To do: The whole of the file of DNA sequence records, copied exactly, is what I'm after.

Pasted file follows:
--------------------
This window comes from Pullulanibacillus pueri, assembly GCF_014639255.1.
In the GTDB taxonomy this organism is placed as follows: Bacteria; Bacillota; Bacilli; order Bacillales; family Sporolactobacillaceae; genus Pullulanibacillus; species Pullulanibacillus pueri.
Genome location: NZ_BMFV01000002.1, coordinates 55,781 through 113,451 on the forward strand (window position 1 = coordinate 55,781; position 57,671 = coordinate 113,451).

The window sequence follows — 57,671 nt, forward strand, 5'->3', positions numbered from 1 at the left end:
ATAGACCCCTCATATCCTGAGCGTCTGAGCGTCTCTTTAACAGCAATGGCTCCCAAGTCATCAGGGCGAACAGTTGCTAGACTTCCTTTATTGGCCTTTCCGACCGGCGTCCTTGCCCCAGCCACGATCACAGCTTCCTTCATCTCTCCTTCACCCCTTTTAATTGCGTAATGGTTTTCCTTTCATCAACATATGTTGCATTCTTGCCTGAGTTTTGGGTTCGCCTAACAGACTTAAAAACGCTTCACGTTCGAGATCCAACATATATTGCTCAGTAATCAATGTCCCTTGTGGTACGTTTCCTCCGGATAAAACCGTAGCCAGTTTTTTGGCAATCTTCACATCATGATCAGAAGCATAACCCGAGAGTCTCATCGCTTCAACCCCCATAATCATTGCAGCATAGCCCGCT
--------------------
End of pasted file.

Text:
This window comes from Pullulanibacillus pueri, assembly GCF_014639255.1.
In the GTDB taxonomy this organism is placed as follows: Bacteria; Bacillota; Bacilli; order Bacillales; family Sporolactobacillaceae; genus Pullulanibacillus; species Pullulanibacillus pueri.
Genome location: NZ_BMFV01000002.1, coordinates 55,781 through 113,451 on the forward strand (window position 1 = coordinate 55,781; position 57,671 = coordinate 113,451).

The window sequence follows — 57,671 nt, forward strand, 5'->3', positions numbered from 1 at the left end:
ATAGACCCCTCATATCCTGAGCGTCTGAGCGTCTCTTTAACAGCAATGGCTCCCAAGTCATCAGGGCGAACAGTTGCTAGACTTCCTTTATTGGCCTTTCCGACCGGCGTCCTTGCCCCAGCCACGATCACAGCTTCCTTCATCTCTCCTTCACCCCTTTTAATTGCGTAATGGTTTTCCTTTCATCAACATATGTTGCATTCTTGCCTGAGTTTTGGGTTCGCCTAACAGACTTAAAAACGCTTCACGTTCGAGATCCAACATATATTGCTCAGTAATCAATGTCCCTTGTGGTACGTTTCCTCCGGATAAAACCGTAGCCAGTTTTTTGGCAATCTTCACATCATGATCAGAAGCATAACCCGAGAGTCTCATCGCTTCAACCCCCATAATCATTGCAGCATAGCCCGCT